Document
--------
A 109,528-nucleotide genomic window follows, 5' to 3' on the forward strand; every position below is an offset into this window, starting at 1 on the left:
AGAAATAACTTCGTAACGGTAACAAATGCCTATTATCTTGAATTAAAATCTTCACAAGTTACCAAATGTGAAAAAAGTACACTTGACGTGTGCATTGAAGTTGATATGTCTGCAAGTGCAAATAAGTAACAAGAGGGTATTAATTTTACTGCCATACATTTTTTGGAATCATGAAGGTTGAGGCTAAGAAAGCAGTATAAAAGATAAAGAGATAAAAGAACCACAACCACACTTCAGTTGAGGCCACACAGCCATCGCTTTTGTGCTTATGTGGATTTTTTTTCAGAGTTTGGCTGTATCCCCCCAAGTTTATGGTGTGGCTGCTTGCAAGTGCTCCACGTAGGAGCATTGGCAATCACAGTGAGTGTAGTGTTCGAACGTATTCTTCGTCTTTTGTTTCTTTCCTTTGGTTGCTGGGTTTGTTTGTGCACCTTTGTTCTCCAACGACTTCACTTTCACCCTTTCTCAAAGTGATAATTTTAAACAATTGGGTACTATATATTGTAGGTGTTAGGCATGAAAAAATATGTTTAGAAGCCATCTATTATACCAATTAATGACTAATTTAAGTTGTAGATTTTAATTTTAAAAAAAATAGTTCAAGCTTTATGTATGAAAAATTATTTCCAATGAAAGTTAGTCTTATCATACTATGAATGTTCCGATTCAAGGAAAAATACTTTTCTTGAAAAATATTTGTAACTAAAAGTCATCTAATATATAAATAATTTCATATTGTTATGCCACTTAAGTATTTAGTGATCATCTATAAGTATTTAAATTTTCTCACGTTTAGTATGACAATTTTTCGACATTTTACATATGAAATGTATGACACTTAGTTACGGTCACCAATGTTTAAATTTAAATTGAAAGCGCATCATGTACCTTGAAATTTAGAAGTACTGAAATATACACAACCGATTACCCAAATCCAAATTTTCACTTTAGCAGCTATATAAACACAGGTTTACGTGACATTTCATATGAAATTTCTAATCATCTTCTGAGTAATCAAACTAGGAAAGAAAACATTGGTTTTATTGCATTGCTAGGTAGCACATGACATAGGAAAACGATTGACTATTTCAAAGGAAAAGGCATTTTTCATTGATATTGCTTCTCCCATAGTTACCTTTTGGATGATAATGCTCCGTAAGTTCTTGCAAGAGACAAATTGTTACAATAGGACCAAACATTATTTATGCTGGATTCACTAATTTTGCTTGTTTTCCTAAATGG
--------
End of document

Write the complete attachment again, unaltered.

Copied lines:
A 109,528-nucleotide genomic window follows, 5' to 3' on the forward strand; every position below is an offset into this window, starting at 1 on the left:
AGAAATAACTTCGTAACGGTAACAAATGCCTATTATCTTGAATTAAAATCTTCACAAGTTACCAAATGTGAAAAAAGTACACTTGACGTGTGCATTGAAGTTGATATGTCTGCAAGTGCAAATAAGTAACAAGAGGGTATTAATTTTACTGCCATACATTTTTTGGAATCATGAAGGTTGAGGCTAAGAAAGCAGTATAAAAGATAAAGAGATAAAAGAACCACAACCACACTTCAGTTGAGGCCACACAGCCATCGCTTTTGTGCTTATGTGGATTTTTTTTCAGAGTTTGGCTGTATCCCCCCAAGTTTATGGTGTGGCTGCTTGCAAGTGCTCCACGTAGGAGCATTGGCAATCACAGTGAGTGTAGTGTTCGAACGTATTCTTCGTCTTTTGTTTCTTTCCTTTGGTTGCTGGGTTTGTTTGTGCACCTTTGTTCTCCAACGACTTCACTTTCACCCTTTCTCAAAGTGATAATTTTAAACAATTGGGTACTATATATTGTAGGTGTTAGGCATGAAAAAATATGTTTAGAAGCCATCTATTATACCAATTAATGACTAATTTAAGTTGTAGATTTTAATTTTAAAAAAAATAGTTCAAGCTTTATGTATGAAAAATTATTTCCAATGAAAGTTAGTCTTATCATACTATGAATGTTCCGATTCAAGGAAAAATACTTTTCTTGAAAAATATTTGTAACTAAAAGTCATCTAATATATAAATAATTTCATATTGTTATGCCACTTAAGTATTTAGTGATCATCTATAAGTATTTAAATTTTCTCACGTTTAGTATGACAATTTTTCGACATTTTACATATGAAATGTATGACACTTAGTTACGGTCACCAATGTTTAAATTTAAATTGAAAGCGCATCATGTACCTTGAAATTTAGAAGTACTGAAATATACACAACCGATTACCCAAATCCAAATTTTCACTTTAGCAGCTATATAAACACAGGTTTACGTGACATTTCATATGAAATTTCTAATCATCTTCTGAGTAATCAAACTAGGAAAGAAAACATTGGTTTTATTGCATTGCTAGGTAGCACATGACATAGGAAAACGATTGACTATTTCAAAGGAAAAGGCATTTTTCATTGATATTGCTTCTCCCATAGTTACCTTTTGGATGATAATGCTCCGTAAGTTCTTGCAAGAGACAAATTGTTACAATAGGACCAAACATTATTTATGCTGGATTCACTAATTTTGCTTGTTTTCCTAAATGG